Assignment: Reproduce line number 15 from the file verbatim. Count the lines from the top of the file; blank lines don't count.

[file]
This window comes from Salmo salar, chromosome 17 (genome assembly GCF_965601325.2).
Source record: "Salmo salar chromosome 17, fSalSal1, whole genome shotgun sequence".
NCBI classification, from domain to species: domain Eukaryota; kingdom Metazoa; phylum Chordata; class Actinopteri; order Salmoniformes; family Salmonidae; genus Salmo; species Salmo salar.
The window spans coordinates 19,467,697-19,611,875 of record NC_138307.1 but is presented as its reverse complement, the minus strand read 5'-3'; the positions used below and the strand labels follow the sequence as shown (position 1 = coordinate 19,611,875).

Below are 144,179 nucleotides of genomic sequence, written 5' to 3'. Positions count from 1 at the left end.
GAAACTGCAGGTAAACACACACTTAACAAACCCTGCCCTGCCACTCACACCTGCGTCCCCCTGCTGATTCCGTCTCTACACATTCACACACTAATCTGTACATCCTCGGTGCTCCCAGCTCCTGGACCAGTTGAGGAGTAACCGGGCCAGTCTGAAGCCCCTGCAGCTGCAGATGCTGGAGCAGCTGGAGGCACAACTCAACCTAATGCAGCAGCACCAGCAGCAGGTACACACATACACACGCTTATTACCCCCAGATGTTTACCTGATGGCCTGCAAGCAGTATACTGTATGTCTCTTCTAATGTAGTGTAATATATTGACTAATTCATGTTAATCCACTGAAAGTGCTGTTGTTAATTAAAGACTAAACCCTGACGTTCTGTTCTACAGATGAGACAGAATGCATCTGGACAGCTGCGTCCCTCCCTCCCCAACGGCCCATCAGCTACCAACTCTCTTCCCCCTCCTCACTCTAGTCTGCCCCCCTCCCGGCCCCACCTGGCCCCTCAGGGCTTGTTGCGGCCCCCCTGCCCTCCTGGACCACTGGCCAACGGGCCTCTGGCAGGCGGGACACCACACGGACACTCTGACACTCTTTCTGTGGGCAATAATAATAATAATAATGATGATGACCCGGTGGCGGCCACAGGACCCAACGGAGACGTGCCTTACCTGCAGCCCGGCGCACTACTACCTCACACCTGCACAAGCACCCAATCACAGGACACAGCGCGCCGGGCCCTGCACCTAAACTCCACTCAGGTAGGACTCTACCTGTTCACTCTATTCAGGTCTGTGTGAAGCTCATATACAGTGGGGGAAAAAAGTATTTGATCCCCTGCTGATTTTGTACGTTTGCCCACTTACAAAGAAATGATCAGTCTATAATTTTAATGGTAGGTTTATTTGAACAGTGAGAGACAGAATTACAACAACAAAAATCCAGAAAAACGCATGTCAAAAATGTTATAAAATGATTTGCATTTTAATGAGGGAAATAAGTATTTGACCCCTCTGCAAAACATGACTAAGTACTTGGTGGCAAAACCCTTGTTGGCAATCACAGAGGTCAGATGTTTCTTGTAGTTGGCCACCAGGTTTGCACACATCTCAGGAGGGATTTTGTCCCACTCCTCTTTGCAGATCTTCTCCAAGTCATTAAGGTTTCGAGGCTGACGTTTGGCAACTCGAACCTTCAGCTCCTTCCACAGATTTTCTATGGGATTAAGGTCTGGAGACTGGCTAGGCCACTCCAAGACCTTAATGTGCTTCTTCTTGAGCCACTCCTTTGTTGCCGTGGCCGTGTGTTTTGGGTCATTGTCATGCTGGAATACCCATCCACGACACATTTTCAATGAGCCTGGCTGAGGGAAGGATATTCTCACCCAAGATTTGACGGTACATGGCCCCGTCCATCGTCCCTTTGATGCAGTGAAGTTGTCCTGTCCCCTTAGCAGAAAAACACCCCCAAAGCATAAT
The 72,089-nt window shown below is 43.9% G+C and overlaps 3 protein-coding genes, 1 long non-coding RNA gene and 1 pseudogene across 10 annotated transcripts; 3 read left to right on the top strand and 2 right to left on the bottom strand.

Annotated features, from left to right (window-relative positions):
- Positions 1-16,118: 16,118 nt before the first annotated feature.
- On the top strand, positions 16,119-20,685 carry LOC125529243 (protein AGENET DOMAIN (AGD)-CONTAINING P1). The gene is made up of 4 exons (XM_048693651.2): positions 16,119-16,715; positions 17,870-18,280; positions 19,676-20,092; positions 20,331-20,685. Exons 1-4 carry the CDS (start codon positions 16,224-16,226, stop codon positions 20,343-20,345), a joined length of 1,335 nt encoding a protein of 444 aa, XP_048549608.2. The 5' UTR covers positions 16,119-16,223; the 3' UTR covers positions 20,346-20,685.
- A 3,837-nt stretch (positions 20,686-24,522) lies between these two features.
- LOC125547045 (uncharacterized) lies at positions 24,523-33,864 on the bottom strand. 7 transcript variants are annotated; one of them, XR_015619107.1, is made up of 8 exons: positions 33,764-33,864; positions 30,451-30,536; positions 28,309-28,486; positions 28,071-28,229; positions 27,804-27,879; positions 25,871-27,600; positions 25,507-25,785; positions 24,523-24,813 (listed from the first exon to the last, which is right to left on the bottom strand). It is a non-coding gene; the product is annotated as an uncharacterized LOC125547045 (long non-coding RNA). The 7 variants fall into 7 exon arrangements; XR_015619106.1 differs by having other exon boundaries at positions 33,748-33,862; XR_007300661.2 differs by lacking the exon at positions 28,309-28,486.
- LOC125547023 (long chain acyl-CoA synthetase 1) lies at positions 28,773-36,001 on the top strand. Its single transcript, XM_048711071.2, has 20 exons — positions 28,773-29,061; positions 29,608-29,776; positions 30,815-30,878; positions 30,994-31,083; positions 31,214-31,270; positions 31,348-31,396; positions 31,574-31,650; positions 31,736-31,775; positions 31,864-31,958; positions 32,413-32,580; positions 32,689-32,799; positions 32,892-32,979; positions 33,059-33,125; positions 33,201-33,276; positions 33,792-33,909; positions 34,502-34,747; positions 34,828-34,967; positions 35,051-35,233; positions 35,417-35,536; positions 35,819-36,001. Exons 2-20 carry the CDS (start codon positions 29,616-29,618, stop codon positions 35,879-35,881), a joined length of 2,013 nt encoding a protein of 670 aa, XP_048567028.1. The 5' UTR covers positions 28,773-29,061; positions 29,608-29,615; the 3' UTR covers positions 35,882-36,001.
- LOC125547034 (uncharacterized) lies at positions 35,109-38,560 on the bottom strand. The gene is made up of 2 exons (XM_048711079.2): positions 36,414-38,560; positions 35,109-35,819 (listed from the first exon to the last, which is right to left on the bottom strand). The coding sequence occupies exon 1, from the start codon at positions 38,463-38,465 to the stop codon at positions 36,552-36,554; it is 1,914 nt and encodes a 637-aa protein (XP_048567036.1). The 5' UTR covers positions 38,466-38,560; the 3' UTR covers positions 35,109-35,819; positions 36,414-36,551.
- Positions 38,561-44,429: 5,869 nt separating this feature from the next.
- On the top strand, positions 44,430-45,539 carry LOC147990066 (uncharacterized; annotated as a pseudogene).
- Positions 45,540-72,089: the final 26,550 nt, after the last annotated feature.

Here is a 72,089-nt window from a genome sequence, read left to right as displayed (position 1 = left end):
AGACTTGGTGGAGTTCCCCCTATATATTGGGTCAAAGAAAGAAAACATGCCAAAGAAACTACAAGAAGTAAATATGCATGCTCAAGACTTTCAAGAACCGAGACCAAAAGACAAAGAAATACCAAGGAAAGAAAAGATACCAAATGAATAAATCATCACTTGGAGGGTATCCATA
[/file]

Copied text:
- Positions 38,561-44,429: 5,869 nt separating this feature from the next.